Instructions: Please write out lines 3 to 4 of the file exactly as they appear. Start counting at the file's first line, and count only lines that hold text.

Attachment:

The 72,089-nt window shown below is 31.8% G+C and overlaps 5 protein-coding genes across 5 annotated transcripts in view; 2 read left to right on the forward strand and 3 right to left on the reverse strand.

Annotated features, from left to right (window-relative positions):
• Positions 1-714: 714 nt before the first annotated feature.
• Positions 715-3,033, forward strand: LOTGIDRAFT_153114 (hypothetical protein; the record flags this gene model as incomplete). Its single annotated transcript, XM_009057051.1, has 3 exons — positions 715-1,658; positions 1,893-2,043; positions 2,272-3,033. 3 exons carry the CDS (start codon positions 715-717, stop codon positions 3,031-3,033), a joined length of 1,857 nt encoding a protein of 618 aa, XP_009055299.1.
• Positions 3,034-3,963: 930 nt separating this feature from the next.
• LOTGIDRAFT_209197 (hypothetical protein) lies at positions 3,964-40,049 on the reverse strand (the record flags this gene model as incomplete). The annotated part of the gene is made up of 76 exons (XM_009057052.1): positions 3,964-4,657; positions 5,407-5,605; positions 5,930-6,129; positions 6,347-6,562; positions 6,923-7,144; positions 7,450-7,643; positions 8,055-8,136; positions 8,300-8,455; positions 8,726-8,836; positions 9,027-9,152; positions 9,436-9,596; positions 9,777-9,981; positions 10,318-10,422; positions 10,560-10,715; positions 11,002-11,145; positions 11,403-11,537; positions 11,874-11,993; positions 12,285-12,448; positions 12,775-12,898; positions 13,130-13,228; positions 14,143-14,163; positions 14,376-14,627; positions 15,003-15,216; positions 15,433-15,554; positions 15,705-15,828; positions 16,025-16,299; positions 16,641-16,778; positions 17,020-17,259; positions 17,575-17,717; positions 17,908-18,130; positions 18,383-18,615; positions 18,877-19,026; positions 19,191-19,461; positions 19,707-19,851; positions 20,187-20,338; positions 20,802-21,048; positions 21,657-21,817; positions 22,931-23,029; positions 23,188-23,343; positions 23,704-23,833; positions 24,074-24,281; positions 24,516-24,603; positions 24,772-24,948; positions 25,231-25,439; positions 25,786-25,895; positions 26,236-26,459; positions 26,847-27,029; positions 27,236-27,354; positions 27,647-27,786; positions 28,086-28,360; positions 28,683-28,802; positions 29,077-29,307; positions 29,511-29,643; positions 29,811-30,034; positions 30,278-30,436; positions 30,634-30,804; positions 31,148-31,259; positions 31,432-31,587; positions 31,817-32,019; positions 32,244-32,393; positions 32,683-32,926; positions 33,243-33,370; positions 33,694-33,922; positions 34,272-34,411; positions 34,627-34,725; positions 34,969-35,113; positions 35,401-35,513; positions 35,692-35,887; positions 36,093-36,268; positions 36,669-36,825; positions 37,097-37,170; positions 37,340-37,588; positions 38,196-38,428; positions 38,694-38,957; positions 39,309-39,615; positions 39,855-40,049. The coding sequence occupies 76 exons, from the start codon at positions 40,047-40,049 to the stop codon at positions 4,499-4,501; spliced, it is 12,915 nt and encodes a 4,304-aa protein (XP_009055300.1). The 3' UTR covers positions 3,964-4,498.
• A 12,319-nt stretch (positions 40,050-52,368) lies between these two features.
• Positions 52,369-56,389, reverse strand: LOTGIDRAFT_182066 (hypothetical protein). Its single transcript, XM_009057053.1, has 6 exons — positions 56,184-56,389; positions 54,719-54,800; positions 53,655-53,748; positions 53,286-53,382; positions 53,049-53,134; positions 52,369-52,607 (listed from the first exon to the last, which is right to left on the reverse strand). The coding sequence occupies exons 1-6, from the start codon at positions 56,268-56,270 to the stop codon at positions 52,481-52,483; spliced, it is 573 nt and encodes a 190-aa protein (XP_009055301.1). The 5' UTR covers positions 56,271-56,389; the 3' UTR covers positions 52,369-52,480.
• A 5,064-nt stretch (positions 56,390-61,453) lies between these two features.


• Positions 1-714: 714 nt before the first annotated feature.
• Positions 715-3,033, forward strand: LOTGIDRAFT_153114 (hypothetical protein; the record flags this gene model as incomplete). Its single annotated transcript, XM_009057051.1, has 3 exons — positions 715-1,658; positions 1,893-2,043; positions 2,272-3,033. 3 exons carry the CDS (start codon positions 715-717, stop codon positions 3,031-3,033), a joined length of 1,857 nt encoding a protein of 618 aa, XP_009055299.1.